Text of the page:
ERIC Number: ED329822
Record Type: RIE
Publication Date: 1990-Nov
Reference Count: N/A
Family Relations of the Middle Generation: Adults' Frustrations and Satisfactions with Parents and Children.
Press, Allan N.; Osterkamp, Lynn
Parents and children today can expect to share nearly half a century of life in contexts likely to be increasingly complex and emotionally stressful. One way to explore the quality of adults' relationships with their parents is to compare their assessments of these relationships with their assessments of another family relationship that also contains elements of obligation, their relationships with their children. For this study, data were analyzed from 658 adults, all of whom had at least one child and at least one surviving parent. These adults reported that their relationships with parents were significantly less enjoyable and satisfying than relationships with their children, even though they felt that their children demanded or required significantly more from them than did their parents. Women reported significantly less positive relationships and also felt more was demanded from them. In another study 117 adults were asked to describe their interactions with their parents and their feelings about what they would do for them. Over 40% stated they would do anything their parents needed, some from choice and others from duty. Given the duration and complexity of relationships between adults and their parents, developing research and psychoeducational programs directed toward improving them should be a high priority. (ABL)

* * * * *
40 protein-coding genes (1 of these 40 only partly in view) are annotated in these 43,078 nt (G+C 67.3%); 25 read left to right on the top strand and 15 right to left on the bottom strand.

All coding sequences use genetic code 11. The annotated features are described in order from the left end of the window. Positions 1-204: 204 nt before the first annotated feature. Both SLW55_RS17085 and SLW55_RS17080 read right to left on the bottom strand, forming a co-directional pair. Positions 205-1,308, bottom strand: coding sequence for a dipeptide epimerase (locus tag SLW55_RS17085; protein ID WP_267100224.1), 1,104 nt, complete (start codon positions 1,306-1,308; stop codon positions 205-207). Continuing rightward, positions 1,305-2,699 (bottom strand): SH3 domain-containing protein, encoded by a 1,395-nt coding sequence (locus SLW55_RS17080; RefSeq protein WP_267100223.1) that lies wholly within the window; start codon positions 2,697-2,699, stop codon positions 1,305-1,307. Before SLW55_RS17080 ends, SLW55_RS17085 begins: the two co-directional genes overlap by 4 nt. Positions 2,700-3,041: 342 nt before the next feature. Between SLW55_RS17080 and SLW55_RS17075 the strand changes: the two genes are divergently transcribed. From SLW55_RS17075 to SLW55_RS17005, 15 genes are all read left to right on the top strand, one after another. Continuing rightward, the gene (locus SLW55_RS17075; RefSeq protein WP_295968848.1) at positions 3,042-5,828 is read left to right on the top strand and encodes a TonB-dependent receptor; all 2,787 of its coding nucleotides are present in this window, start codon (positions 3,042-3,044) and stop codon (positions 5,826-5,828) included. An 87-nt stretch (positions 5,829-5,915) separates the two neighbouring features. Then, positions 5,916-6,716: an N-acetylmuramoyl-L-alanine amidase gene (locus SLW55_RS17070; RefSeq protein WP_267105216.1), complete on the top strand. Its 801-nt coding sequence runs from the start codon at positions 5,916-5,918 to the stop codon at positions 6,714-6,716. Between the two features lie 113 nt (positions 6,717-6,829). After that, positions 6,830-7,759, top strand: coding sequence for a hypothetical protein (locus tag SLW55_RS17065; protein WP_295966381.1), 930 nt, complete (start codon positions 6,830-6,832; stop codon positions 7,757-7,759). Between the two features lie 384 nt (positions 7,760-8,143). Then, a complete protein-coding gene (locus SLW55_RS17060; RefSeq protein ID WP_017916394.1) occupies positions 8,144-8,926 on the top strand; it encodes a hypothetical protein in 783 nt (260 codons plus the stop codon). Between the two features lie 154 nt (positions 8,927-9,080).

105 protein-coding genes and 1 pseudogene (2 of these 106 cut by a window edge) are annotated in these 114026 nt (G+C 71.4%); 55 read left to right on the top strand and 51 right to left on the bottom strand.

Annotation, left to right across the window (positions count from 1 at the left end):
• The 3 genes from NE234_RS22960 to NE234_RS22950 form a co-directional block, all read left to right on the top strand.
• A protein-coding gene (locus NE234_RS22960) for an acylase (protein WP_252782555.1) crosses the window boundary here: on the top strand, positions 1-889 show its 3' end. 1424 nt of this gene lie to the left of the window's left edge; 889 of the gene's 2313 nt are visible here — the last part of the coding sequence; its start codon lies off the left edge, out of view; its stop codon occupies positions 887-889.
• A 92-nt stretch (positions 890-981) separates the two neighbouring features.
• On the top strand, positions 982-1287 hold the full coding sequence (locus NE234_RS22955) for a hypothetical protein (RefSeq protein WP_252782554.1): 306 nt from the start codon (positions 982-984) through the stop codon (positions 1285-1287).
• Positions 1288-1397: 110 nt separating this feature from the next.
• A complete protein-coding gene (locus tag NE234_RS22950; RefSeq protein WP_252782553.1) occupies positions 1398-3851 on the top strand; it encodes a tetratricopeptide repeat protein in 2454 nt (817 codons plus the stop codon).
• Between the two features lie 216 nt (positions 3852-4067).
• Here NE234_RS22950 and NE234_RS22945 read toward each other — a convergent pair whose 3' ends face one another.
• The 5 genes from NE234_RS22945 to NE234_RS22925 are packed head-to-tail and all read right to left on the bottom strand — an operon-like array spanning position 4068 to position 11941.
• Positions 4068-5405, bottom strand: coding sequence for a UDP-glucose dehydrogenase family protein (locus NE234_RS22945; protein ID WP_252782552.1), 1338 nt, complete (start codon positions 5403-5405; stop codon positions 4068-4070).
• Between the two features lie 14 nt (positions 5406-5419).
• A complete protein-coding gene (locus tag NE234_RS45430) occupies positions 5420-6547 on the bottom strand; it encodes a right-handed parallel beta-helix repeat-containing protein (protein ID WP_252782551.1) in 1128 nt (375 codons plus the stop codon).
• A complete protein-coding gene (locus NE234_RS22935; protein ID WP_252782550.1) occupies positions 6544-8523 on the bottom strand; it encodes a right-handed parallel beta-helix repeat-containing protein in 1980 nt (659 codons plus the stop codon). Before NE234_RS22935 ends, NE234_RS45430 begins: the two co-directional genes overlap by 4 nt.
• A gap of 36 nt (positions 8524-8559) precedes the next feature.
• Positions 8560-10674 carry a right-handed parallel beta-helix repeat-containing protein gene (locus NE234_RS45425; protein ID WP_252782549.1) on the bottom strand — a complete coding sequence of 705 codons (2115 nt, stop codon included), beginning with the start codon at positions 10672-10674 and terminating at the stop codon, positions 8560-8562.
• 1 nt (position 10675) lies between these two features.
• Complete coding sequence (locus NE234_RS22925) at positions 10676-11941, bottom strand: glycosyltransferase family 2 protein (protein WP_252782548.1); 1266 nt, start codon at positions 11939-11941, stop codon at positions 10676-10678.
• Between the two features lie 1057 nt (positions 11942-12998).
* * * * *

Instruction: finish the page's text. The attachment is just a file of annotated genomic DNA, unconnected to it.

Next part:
Publication Type: Reports - Research; Speeches/Meeting Papers
Education Level: N/A
Authoring Institution: N/A
Note: Paper presented at the Annual Scientific Meeting of the Gerontological Society (43rd, Boston, MA, November 16-20, 1990).